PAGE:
Haim in Whelan’s, Dublin on 25th May 2013

“I don’t know if you know this,” Este of the band Haim announces just after they play their first song, “but this is the first gig of our tour.” Not a particularly noteworthy bit of banter, but the deafening and seemingly endless cheer that the crowd in Whelan’s makes in response is an indication of the expectation surrounding these three sisters from California, who most people here are already aware have some of the most impressive songs of any album-less band currently working.

Two of their less familiar songs open the gig, with Better Off kind of sussing out the room while giving a fine example of the complex layers that permeate their music. It looks chaotic onstage as hair and arms flail against drums and up to and away from microphones, but the overlapping vocals and rhythms sound brilliantly harmonious. It is during a simple but effective guitar solo from Danielle during Wire however that they instantly and effortlessly transcend the high expectations they have set for themselves, and suddenly the stage looks so small like it can barely support their massive sound.

The four opening songs show what they can do live but when they sing Falling they show what they have already done, first in writing an amazing song, then in enchanting their audience – they start to hold back and just play the songs while the room shakes of its own accord. Go Slow is even more restrained and when the song is in full instrumentation, everything pulsing and booming, suddenly the sound floats off. The quiet chorus comes in and the crowd cheers to fill the silence like a dam bursting, relieving all that pent up tension. They are teasing after that initial outflow of energy and you aren’t sure if they’ll take it there again.

But of course when Don’t Save Me starts to flow out of the speakers it feels like a perfect storm of incredible song writing and an immense live presence. It is like the room is trapped in a whirlpool, everyone being dragged under but instead of fighting you’re happy to just stare up at the refracted sunlight and be carried away, admiring the beauty of it in some inexplicable way. It is the most complete expression of everything they can do musically.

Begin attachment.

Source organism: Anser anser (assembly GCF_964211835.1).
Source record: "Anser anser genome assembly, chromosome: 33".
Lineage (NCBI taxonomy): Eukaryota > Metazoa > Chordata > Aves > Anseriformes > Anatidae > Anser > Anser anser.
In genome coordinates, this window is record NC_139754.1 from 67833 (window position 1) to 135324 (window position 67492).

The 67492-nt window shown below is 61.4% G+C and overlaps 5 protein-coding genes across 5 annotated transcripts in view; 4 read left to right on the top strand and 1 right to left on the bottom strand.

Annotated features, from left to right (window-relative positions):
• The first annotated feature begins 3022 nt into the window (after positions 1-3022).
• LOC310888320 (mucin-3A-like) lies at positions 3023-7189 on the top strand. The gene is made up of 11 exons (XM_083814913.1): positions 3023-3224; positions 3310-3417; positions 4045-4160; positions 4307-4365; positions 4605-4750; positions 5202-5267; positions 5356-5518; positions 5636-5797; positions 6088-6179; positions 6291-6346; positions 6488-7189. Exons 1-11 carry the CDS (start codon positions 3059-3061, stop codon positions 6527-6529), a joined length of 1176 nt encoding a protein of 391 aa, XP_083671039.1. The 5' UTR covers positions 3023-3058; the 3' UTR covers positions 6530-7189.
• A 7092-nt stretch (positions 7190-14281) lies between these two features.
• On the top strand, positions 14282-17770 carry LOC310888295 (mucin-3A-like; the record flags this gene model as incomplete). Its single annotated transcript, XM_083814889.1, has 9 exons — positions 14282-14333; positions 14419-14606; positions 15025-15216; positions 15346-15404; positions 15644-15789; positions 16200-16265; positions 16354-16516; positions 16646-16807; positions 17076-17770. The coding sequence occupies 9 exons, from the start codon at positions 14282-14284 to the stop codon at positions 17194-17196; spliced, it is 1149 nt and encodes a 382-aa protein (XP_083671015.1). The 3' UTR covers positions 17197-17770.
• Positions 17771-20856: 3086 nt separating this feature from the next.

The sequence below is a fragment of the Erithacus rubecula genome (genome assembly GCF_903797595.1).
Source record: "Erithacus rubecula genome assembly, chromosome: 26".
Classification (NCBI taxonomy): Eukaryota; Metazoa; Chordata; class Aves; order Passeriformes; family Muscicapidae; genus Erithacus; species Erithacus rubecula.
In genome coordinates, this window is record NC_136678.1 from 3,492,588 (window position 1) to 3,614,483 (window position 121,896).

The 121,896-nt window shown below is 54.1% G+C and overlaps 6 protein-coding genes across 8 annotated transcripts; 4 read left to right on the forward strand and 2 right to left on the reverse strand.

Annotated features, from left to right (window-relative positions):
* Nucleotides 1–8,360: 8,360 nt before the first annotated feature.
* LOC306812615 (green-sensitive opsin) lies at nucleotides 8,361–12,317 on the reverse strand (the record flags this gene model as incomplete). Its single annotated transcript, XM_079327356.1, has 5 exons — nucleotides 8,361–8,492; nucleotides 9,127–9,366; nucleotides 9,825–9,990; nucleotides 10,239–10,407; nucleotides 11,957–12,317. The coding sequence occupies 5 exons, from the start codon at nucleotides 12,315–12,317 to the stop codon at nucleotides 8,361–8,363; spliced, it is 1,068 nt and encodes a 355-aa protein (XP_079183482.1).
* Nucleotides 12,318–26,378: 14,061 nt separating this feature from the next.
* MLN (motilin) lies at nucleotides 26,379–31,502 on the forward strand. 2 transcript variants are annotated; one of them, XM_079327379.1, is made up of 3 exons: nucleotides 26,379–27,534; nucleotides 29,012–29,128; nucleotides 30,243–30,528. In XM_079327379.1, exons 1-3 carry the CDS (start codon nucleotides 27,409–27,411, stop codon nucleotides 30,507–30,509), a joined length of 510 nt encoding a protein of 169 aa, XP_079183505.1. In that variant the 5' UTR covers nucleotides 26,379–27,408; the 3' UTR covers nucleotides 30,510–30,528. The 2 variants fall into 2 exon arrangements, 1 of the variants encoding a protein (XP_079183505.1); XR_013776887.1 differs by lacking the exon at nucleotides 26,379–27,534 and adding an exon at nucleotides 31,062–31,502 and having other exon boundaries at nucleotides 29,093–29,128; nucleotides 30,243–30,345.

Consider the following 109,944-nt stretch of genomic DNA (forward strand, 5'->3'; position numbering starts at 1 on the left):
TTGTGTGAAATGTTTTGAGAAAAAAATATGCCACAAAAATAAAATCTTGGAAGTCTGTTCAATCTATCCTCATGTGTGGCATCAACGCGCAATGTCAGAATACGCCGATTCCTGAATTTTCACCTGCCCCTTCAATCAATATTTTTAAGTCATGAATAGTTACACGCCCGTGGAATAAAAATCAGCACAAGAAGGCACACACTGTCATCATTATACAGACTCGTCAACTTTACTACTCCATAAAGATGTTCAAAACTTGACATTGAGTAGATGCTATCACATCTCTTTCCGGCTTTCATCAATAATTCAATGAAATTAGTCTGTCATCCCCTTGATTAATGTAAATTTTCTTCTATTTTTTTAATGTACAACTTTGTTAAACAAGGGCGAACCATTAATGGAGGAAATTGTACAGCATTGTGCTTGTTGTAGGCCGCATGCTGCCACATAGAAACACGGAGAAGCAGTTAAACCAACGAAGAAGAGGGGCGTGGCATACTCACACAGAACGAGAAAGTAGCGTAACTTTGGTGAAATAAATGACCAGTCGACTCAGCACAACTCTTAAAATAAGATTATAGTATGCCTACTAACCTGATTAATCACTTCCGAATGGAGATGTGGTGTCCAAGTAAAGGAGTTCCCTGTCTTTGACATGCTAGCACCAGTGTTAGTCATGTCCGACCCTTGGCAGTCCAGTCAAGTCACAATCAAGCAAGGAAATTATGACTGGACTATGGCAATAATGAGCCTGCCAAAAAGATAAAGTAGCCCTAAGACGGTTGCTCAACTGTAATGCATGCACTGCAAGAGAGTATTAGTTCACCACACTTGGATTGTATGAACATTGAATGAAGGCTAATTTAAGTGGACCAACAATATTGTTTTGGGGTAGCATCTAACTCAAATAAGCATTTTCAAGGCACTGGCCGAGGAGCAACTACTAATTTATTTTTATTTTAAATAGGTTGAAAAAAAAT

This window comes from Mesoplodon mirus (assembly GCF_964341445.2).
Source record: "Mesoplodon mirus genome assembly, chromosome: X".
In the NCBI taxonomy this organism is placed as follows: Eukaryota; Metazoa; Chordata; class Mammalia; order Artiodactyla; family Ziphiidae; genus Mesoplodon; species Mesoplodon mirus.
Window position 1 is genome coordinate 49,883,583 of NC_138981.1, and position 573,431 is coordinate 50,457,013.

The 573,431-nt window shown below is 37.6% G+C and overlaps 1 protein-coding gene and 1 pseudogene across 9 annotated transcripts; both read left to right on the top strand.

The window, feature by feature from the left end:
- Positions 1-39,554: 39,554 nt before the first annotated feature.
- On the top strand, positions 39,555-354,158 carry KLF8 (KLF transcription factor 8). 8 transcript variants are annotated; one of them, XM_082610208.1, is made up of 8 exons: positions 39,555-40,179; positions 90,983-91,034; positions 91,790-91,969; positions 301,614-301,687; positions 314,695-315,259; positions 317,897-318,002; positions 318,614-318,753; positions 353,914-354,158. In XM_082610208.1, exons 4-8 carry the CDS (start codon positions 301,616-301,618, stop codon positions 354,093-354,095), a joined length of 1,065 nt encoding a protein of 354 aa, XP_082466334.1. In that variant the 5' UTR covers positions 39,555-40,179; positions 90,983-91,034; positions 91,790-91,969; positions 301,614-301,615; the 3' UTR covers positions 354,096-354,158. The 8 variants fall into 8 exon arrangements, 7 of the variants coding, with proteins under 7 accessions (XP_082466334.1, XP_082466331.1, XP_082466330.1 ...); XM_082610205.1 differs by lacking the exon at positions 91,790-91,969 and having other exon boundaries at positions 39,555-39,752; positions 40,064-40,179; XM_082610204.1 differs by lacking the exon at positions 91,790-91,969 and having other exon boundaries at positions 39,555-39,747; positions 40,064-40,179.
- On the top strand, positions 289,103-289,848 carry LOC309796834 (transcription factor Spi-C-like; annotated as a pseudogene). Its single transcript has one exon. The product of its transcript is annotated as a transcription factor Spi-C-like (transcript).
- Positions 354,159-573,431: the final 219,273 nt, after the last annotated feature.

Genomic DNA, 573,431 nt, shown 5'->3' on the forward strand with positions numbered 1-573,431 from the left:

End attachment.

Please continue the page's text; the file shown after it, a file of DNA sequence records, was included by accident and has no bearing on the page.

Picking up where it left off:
Forever returns to that restrained sound with a verse that feels like it is just about to lift, but instead the chorus crashes like a wave and the music recedes instantly. It is just more tension building – part of the ebb and flow of their set – and even halfway through the encore you start to think they won’t relieve it, but then they do the only logical thing and ditch all pretences of melody. Everyone drops their guitars and all four band-members take up drumsticks, beating out this wonderfully layered primal rhythm; all that energy that they have pumped into the room starts to erupt out like a geyser and vaporises into the warm night, and it’s obvious to everyone that this sound of theirs won’t be boxed into such an intimate setting again.

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Photos: Kieran Frost